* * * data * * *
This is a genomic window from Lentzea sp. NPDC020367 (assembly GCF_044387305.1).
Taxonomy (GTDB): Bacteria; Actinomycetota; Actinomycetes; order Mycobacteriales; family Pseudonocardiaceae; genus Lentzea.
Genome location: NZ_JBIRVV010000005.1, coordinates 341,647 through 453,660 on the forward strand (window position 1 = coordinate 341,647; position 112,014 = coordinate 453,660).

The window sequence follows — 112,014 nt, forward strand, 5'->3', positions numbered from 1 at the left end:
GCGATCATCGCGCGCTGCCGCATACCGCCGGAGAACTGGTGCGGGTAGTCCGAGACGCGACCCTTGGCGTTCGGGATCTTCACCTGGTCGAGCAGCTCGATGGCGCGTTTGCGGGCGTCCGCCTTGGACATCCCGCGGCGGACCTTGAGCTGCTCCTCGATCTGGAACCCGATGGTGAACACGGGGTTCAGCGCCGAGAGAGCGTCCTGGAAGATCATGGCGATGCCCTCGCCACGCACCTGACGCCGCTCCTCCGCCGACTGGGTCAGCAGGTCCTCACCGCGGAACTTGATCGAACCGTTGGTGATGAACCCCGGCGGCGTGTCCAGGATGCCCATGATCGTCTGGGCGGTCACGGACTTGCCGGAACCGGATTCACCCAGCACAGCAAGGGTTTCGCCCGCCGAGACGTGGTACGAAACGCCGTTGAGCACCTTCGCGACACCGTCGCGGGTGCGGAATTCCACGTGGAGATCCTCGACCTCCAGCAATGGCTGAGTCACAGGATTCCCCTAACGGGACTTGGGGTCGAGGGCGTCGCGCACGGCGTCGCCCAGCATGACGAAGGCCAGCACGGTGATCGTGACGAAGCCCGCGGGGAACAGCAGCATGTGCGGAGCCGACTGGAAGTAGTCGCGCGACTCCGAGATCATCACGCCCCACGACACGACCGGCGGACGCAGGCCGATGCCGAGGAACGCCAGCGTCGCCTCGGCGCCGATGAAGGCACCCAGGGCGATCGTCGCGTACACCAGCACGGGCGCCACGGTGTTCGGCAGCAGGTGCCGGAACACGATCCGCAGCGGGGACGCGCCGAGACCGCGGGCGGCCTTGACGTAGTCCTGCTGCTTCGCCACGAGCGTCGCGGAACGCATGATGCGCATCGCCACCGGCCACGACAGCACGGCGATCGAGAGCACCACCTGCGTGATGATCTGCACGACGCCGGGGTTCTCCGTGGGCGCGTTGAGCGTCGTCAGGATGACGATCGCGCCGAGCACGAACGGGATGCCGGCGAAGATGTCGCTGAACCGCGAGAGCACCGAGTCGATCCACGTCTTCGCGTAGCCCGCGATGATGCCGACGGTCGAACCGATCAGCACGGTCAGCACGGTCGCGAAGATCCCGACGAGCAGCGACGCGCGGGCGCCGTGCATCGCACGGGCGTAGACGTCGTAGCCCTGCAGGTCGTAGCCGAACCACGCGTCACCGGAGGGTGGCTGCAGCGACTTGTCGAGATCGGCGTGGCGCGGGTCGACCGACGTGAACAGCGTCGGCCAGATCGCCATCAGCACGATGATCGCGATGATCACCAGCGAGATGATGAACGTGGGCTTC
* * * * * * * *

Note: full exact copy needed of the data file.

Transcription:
This is a genomic window from Lentzea sp. NPDC020367 (assembly GCF_044387305.1).
Taxonomy (GTDB): Bacteria; Actinomycetota; Actinomycetes; order Mycobacteriales; family Pseudonocardiaceae; genus Lentzea.
Genome location: NZ_JBIRVV010000005.1, coordinates 341,647 through 453,660 on the forward strand (window position 1 = coordinate 341,647; position 112,014 = coordinate 453,660).

The window sequence follows — 112,014 nt, forward strand, 5'->3', positions numbered from 1 at the left end:
GCGATCATCGCGCGCTGCCGCATACCGCCGGAGAACTGGTGCGGGTAGTCCGAGACGCGACCCTTGGCGTTCGGGATCTTCACCTGGTCGAGCAGCTCGATGGCGCGTTTGCGGGCGTCCGCCTTGGACATCCCGCGGCGGACCTTGAGCTGCTCCTCGATCTGGAACCCGATGGTGAACACGGGGTTCAGCGCCGAGAGAGCGTCCTGGAAGATCATGGCGATGCCCTCGCCACGCACCTGACGCCGCTCCTCCGCCGACTGGGTCAGCAGGTCCTCACCGCGGAACTTGATCGAACCGTTGGTGATGAACCCCGGCGGCGTGTCCAGGATGCCCATGATCGTCTGGGCGGTCACGGACTTGCCGGAACCGGATTCACCCAGCACAGCAAGGGTTTCGCCCGCCGAGACGTGGTACGAAACGCCGTTGAGCACCTTCGCGACACCGTCGCGGGTGCGGAATTCCACGTGGAGATCCTCGACCTCCAGCAATGGCTGAGTCACAGGATTCCCCTAACGGGACTTGGGGTCGAGGGCGTCGCGCACGGCGTCGCCCAGCATGACGAAGGCCAGCACGGTGATCGTGACGAAGCCCGCGGGGAACAGCAGCATGTGCGGAGCCGACTGGAAGTAGTCGCGCGACTCCGAGATCATCACGCCCCACGACACGACCGGCGGACGCAGGCCGATGCCGAGGAACGCCAGCGTCGCCTCGGCGCCGATGAAGGCACCCAGGGCGATCGTCGCGTACACCAGCACGGGCGCCACGGTGTTCGGCAGCAGGTGCCGGAACACGATCCGCAGCGGGGACGCGCCGAGACCGCGGGCGGCCTTGACGTAGTCCTGCTGCTTCGCCACGAGCGTCGCGGAACGCATGATGCGCATCGCCACCGGCCACGACAGCACGGCGATCGAGAGCACCACCTGCGTGATGATCTGCACGACGCCGGGGTTCTCCGTGGGCGCGTTGAGCGTCGTCAGGATGACGATCGCGCCGAGCACGAACGGGATGCCGGCGAAGATGTCGCTGAACCGCGAGAGCACCGAGTCGATCCACGTCTTCGCGTAGCCCGCGATGATGCCGACGGTCGAACCGATCAGCACGGTCAGCACGGTCGCGAAGATCCCGACGAGCAGCGACGCGCGGGCGCCGTGCATCGCACGGGCGTAGACGTCGTAGCCCTGCAGGTCGTAGCCGAACCACGCGTCACCGGAGGGTGGCTGCAGCGACTTGTCGAGATCGGCGTGGCGCGGGTCGACCGACGTGAACAGCGTCGGCCAGATCGCCATCAGCACGATGATCGCGATGATCACCAGCGAGATGATGAACGTGGGCTTC